A moment of silence was observed before Tuesday night’s game at the Stadium in honor of Summerall, who had taken part in the Giants’ landmark, sudden-death loss to the Baltimore Colts in the 1958 NFL championship game at the original Stadium.
My fondest memory of Pat Summerall was an episode of my career that was nearly a blown assignment. When the Giants were preparing for their first Super Bowl appearance after the 1986 NFL season, The Record planned a special section on the event. I was a baseball writer by then covering the Mets, who had won the World Series that year, and was assigned to do a couple of features for the section, including a piece on Summerall, who was to do play-by-play for CBS’ telecast.
On the afternoon that a conference phone hookup with Summerall was scheduled with local media writers, a story broke on my Mets beat, that Darryl Strawberry was arrested and charged with spousal abuse. I ran down the story and even got Darryl on the phone. I was so excited about getting the scoop that I was taken aback when after handing in the Strawberry story an editor said to me, “So, how did the interview with Summerall go?”
Oh, man. I forgot all about it. I phoned a friend of mine in CBS’ publicity department and asked him if he could provide me a tape of the conference call. He said he would get back to me within the hour. When he phoned me back, he said, “Where are you going to be for the next 20 minutes?” I told him I would stay in the office until I heard back from him.
About 10 minutes later, an editor called out, “O’Connell, pick up extension 23.”
I grabbed the phone and heard a voice on the other line say, “Hi, Jack, this is Pat Summerall. How can I help you?”
Talk about class. I apologized profusely about having missed the conference call. He said he understood that I was working on another story and asked me all about Strawberry. He gave me a solid hour’s interview on his own time. I have never forgotten that kindness. Summerall was known throughout our industry as being a true professional. How lucky I was to find that out first-hand.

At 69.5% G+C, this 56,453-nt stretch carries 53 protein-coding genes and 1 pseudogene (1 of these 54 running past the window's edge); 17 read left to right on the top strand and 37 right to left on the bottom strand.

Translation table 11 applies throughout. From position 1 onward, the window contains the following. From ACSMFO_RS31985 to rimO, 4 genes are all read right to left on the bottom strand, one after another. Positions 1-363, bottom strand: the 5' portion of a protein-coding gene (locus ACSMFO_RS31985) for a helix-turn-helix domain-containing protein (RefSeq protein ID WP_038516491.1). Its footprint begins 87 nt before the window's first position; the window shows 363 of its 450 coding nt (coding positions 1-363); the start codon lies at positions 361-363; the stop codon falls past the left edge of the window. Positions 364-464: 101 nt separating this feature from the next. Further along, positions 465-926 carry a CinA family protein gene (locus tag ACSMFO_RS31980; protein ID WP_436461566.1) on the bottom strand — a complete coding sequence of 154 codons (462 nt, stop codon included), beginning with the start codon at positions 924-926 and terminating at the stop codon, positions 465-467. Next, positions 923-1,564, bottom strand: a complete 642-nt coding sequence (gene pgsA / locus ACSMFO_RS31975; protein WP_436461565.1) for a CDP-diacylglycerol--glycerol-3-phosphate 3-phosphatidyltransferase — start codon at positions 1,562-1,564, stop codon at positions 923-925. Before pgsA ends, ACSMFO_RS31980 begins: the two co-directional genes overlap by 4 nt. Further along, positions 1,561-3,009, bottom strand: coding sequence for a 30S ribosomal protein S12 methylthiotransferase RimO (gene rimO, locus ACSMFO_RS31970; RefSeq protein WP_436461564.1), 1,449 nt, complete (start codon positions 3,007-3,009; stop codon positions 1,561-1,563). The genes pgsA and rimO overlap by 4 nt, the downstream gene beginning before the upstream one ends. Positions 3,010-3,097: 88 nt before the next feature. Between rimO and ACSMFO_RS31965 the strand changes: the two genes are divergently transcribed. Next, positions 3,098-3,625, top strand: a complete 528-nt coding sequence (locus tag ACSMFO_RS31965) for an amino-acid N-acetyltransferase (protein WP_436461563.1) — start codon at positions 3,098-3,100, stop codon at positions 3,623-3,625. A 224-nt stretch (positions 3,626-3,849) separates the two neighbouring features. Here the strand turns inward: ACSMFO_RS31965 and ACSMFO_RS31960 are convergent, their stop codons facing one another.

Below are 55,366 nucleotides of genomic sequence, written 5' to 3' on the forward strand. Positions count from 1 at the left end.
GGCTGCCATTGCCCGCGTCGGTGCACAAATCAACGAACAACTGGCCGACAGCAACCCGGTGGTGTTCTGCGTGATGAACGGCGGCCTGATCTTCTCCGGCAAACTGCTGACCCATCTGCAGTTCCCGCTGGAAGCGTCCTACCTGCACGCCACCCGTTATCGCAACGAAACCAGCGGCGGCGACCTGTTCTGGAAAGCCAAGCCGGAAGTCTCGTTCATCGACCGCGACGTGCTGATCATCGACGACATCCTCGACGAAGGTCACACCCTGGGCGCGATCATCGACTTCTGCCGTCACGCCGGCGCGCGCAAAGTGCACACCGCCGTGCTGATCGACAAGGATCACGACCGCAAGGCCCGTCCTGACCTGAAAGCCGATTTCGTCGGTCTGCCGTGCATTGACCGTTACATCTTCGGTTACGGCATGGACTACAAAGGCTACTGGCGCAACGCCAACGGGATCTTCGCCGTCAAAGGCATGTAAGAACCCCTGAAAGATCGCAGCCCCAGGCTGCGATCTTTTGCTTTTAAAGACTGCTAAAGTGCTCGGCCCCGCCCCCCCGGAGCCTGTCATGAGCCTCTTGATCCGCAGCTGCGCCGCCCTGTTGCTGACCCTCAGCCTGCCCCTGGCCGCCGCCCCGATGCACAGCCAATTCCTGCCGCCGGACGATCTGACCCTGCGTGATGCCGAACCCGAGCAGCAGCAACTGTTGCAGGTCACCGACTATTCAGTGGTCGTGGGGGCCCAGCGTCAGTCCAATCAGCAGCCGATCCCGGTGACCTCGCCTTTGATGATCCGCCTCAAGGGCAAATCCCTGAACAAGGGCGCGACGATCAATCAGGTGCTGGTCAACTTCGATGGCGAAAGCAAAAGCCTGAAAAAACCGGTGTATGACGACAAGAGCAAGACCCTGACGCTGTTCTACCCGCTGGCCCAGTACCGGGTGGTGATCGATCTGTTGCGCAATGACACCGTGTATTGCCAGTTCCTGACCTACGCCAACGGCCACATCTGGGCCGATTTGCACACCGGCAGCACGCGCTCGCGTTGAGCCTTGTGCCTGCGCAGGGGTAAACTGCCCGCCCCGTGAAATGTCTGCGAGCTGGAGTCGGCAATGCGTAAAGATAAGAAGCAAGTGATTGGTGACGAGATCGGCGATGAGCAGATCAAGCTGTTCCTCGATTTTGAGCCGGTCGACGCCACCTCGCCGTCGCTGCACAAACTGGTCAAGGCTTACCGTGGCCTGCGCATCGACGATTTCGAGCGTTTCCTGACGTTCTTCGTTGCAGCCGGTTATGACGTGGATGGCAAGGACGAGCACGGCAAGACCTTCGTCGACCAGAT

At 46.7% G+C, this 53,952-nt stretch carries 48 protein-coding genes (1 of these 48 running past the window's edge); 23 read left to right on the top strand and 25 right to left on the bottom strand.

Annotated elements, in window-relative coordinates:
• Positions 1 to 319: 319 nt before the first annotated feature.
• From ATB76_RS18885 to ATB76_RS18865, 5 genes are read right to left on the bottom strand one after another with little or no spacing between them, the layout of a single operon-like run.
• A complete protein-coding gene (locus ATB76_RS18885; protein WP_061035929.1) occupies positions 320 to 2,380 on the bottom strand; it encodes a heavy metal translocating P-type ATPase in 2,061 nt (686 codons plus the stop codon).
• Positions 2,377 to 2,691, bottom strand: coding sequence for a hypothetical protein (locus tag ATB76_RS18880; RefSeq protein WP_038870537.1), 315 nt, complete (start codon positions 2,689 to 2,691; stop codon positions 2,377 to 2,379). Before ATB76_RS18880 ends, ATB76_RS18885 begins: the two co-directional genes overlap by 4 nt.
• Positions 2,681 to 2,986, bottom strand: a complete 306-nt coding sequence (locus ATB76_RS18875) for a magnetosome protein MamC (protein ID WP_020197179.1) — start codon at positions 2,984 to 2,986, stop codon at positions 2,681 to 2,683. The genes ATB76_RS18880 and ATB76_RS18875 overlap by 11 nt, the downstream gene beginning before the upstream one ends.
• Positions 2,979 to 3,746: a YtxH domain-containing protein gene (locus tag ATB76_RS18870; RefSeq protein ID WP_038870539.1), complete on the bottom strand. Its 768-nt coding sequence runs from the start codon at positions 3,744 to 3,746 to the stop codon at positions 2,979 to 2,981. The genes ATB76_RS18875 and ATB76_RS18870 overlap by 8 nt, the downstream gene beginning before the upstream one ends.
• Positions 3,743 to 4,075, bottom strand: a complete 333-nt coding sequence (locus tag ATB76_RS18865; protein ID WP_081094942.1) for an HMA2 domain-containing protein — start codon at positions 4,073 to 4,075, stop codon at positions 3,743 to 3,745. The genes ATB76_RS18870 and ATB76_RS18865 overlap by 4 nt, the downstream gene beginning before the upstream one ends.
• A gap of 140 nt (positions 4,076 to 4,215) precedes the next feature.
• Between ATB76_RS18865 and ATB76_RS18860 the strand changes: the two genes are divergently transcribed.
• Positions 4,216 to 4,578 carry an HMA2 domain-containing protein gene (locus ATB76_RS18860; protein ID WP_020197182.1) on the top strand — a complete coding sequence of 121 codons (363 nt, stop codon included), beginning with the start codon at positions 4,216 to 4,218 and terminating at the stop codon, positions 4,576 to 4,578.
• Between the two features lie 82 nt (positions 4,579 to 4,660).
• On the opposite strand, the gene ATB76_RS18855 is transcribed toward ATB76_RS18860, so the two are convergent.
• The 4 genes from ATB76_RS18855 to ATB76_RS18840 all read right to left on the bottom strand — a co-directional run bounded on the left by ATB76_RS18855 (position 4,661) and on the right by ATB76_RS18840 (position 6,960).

The Orioles continued to be in a giving mood Saturday, the day after a three-run error by Adam Jones and a triple play by the Yankees helped secure a Bombers victory.
Baltimore ran itself out of a rally in the second inning when Nate McLouth, running from first base on a single off the right field wall by Manny Machado, ran through a stop sign by third base coach Bobby Dickerson and was a dead duck at the plate. Machado’s hit banged hard off the fence back to right fielder Ichiro Suzuki, who fed Robinson Cano, the best second baseman in the majors at the cutoff play, whose relay gunned down McLouth with plenty to spare.
The Yankees tied the score in the bottom of the second, due in part to another Orioles gaffe. A throwing error by Baltimore shortstop J.J. Hardy put Francisco Cervelli on second base with two out. Lyle Overbay brought Cervelli home with a soft single to center to make the score 2-2. The Yankees’ first run that inning came on Travis Hafner’s third home run of the season.
Jayson Nix was at shortstop again for Eduardo Nunez, who is sidelined with a bruised right wrist the result of being hit by a pitch Friday night. X-rays were negative. The Yankees also have yet to decide when Andy Pettitte’s next start will be. The lefthander continued treatments Saturday for back spasms.
Friday night’s triple killing in which Nix was the middle man was the Yanks’ first triple play in a home game in nearly 45 years. The previous time occurred May 3, 1968 against the Twins and catcher Johnny Roseboro and was turned by pitcher Dooley Womack to third baseman Bobby Cox to first baseman Mickey Mantle. Yes, that was the same Bobby Cox who managed the Braves to all those division titles in the 1990s and 2000s.
Mariano Rivera’s first appearance of the 2013 season Thursday night set a club record for years with the Yankees. This marks Mo’s 19th season in pinstripes, which breaks the tie he had shared with Yogi Berra (1946-63), Mickey Mantle (1951-68) and Derek Jeter (1995-2012). Once Jeet comes off the disabled list, of course, he will go back into a tie with Rivera.
Next in line with 17 seasons with the Yankees are Lou Gehrig (1923-39), Bill Dickey (1928-43, ’46), Frankie Crosetti (1932-48) and Jorge Posada (1995-2011). With 16 seasons apiece are Whitey Ford (1950, ’53-67) and Bernie Williams (1991-2006).
Rivera’s save to preserve the 4-2 victory over the Red Sox for Andy Pettitte also made it 18 years in a row (1996-2013) in which Mo has saved at least one game, tying the major-league record with John Franco.
In the major-league opener Sunday night between the Astros and the Rangers, Houston center fielder Justin Maxwell hit two triples to become one of only six players in history to triple twice in a season opener. One of them was the Yankees’ Tommy Henrich in 1950, his final season. “Old Reliable,” as Henrich was known, had more triples (8) than doubles (6) or home runs (6) that year. Henrich hit 73 triples over his 11-season career (he lost three full seasons to military service during World War II) and led the league twice, with 14 in 1948 and 13 in 1947.